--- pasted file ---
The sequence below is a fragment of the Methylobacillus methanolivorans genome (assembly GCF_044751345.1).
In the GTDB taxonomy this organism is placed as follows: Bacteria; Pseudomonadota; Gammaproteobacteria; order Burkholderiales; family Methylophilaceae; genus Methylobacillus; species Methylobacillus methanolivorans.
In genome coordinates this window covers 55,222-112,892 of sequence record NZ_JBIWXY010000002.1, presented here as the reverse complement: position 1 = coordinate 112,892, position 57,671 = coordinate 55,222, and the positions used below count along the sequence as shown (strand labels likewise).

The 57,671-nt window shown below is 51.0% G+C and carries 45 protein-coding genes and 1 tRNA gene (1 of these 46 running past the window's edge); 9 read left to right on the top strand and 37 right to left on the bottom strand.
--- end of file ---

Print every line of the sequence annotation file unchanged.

The sequence below is a fragment of the Methylobacillus methanolivorans genome (assembly GCF_044751345.1).
In the GTDB taxonomy this organism is placed as follows: Bacteria; Pseudomonadota; Gammaproteobacteria; order Burkholderiales; family Methylophilaceae; genus Methylobacillus; species Methylobacillus methanolivorans.
In genome coordinates this window covers 55,222-112,892 of sequence record NZ_JBIWXY010000002.1, presented here as the reverse complement: position 1 = coordinate 112,892, position 57,671 = coordinate 55,222, and the positions used below count along the sequence as shown (strand labels likewise).

The 57,671-nt window shown below is 51.0% G+C and carries 45 protein-coding genes and 1 tRNA gene (1 of these 46 running past the window's edge); 9 read left to right on the top strand and 37 right to left on the bottom strand.